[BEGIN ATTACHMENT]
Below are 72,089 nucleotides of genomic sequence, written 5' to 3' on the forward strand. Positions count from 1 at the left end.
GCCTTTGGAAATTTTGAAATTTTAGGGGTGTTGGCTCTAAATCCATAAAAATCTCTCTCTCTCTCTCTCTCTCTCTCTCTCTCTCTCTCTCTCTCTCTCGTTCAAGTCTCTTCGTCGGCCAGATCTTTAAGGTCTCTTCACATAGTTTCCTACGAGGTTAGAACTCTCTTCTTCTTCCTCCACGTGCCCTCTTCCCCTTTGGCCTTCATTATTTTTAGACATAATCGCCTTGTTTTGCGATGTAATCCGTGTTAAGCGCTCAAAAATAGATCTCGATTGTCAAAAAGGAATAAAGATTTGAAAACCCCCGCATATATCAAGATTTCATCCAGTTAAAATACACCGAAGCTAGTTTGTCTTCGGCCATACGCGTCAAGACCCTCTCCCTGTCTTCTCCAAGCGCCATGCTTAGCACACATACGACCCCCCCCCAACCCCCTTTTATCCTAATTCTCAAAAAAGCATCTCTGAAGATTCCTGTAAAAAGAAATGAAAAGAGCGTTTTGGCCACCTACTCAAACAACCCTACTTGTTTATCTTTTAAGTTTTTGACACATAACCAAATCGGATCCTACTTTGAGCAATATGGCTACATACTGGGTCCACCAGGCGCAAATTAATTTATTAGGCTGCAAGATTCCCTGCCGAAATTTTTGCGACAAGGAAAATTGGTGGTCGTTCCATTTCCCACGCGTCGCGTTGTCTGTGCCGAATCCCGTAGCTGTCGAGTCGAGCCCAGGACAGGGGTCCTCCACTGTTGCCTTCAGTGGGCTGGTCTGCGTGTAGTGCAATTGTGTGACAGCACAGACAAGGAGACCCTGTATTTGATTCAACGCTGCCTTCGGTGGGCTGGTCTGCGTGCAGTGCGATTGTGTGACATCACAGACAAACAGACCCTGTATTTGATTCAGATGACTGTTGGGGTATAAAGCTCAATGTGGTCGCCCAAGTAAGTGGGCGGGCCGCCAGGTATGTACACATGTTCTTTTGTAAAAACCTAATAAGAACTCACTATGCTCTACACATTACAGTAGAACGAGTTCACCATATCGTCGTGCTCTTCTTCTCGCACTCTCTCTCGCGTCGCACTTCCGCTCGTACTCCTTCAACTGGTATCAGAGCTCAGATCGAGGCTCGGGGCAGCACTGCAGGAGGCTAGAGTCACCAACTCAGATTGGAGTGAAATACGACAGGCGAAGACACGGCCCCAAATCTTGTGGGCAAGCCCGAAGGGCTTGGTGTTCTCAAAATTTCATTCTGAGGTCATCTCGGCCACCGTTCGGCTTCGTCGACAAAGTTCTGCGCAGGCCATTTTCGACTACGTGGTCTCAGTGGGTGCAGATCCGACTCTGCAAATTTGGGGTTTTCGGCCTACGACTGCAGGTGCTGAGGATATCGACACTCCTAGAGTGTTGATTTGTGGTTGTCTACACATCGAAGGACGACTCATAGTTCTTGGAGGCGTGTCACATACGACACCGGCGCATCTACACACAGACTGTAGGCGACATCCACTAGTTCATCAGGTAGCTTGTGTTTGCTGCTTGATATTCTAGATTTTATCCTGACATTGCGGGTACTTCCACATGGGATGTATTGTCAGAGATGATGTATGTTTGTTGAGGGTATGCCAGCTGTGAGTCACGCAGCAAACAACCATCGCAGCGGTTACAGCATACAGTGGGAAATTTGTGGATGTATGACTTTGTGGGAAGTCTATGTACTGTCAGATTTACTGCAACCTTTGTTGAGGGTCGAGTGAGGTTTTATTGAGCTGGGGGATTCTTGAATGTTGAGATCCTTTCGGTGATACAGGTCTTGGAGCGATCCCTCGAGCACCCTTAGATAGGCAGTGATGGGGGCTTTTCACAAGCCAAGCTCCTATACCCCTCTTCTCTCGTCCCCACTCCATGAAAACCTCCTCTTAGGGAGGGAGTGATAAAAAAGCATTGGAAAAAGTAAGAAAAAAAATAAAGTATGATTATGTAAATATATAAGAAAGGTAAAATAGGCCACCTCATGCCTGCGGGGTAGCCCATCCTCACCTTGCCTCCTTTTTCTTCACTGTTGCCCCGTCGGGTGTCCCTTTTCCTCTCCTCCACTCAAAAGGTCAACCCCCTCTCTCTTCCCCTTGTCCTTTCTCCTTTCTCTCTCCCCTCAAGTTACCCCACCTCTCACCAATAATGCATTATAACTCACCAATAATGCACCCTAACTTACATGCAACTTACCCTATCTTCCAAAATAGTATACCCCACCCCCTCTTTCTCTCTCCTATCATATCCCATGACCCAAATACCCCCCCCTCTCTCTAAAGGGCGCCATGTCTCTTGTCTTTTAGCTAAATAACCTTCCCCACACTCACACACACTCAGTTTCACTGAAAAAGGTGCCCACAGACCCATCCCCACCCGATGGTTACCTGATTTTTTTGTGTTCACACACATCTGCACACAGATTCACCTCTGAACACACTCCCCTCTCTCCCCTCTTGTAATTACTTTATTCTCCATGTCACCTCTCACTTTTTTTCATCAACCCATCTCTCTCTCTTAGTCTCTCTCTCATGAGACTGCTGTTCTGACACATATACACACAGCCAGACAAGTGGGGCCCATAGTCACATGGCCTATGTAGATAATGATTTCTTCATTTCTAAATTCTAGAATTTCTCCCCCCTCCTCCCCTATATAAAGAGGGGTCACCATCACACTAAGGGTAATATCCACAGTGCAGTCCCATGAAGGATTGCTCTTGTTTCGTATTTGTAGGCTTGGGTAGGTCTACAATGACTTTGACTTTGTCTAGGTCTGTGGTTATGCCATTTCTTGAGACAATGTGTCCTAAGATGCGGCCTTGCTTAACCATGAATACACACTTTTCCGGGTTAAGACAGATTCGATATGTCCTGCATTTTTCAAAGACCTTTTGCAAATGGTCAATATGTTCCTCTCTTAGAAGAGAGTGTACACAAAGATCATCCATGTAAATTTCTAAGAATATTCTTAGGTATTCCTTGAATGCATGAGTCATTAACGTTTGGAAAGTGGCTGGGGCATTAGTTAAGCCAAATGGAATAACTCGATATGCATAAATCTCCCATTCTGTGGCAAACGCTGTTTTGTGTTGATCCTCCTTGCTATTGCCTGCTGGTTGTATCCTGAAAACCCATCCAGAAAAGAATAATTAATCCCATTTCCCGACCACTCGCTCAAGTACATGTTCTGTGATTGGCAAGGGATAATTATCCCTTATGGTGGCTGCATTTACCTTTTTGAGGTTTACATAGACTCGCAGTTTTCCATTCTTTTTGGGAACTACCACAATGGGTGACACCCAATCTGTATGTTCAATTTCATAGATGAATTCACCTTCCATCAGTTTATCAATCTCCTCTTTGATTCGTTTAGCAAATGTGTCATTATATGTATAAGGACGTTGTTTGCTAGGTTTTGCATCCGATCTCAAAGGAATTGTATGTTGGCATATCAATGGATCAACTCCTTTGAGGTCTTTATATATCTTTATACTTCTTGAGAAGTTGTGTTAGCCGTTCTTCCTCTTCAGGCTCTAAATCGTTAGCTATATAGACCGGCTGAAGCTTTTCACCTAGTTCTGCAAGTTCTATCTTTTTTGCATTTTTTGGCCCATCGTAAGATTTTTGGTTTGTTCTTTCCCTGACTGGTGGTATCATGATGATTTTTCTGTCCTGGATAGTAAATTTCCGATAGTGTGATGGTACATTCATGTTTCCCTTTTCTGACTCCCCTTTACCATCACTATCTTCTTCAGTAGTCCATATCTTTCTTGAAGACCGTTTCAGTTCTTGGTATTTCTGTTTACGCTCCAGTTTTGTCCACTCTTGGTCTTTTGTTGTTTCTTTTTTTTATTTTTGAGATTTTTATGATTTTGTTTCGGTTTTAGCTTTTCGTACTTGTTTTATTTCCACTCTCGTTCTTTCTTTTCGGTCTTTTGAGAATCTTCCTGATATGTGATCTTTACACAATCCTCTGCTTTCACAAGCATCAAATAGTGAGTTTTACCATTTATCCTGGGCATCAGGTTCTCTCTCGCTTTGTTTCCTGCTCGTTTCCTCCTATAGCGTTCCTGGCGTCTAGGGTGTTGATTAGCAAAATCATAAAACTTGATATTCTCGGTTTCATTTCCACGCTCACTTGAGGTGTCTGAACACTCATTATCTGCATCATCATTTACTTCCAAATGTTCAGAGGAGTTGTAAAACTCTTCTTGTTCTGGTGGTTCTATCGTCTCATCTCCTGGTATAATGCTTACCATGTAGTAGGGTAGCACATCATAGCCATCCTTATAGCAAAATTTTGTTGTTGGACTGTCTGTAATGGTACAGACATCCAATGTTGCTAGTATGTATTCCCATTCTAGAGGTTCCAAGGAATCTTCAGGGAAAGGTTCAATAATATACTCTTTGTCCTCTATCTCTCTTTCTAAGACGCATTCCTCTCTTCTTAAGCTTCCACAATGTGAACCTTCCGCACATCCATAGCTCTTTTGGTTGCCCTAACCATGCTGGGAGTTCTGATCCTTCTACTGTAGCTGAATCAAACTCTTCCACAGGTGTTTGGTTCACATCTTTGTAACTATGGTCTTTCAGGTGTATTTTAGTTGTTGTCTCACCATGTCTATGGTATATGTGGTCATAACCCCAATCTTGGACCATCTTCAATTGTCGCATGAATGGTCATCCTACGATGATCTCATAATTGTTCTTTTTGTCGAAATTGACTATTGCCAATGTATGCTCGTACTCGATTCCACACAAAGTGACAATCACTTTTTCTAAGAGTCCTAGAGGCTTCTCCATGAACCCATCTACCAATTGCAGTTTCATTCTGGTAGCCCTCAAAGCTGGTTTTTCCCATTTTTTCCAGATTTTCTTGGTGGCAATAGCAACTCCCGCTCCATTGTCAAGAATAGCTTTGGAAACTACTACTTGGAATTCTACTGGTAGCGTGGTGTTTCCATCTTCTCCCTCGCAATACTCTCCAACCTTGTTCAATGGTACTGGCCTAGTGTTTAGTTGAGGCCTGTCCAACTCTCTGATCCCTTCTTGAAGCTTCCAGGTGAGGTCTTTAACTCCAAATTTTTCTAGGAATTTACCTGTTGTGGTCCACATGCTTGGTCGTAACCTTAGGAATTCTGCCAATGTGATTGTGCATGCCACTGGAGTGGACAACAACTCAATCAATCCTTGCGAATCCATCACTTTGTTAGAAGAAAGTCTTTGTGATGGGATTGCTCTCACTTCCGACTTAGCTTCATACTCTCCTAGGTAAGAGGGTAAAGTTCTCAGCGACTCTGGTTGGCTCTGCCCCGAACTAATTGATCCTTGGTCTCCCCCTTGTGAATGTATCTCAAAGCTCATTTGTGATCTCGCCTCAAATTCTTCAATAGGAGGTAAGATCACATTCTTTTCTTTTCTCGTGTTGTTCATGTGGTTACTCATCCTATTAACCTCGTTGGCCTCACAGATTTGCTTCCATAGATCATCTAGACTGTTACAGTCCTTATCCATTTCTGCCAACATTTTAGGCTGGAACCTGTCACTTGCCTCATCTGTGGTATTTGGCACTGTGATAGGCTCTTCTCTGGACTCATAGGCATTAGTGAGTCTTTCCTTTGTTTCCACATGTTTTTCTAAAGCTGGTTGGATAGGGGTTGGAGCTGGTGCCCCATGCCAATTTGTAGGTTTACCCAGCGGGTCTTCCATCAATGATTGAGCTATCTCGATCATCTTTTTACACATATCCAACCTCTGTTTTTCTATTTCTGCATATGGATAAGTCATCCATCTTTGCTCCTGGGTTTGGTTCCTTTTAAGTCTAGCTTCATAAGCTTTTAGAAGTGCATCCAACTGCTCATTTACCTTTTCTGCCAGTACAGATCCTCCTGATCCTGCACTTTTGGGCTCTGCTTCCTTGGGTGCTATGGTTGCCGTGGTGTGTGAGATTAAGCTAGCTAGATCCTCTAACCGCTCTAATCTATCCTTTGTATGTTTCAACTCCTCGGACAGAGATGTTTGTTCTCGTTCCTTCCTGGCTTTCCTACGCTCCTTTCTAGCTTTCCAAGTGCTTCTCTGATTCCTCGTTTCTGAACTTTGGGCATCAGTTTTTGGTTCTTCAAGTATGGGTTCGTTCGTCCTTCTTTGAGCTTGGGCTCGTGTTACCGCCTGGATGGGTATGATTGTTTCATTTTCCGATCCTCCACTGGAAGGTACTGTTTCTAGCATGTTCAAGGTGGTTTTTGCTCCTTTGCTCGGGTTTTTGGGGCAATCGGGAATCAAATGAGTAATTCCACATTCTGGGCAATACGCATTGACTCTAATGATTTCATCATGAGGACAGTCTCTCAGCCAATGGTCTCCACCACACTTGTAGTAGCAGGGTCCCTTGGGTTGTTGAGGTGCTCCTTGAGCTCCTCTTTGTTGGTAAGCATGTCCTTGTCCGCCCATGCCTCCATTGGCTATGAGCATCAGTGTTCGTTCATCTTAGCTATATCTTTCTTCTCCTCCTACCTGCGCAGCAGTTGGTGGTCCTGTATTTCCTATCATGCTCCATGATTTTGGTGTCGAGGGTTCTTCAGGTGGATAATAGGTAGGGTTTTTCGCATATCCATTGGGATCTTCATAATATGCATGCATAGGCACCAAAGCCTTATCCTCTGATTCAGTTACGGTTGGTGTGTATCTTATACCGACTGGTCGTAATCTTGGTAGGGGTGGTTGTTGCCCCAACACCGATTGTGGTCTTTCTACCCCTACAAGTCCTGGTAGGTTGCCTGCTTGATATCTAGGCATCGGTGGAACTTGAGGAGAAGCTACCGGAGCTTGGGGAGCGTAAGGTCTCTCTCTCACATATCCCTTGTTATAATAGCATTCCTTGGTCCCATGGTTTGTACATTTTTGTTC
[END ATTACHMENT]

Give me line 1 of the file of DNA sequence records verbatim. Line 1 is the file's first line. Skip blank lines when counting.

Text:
Below are 72,089 nucleotides of genomic sequence, written 5' to 3' on the forward strand. Positions count from 1 at the left end.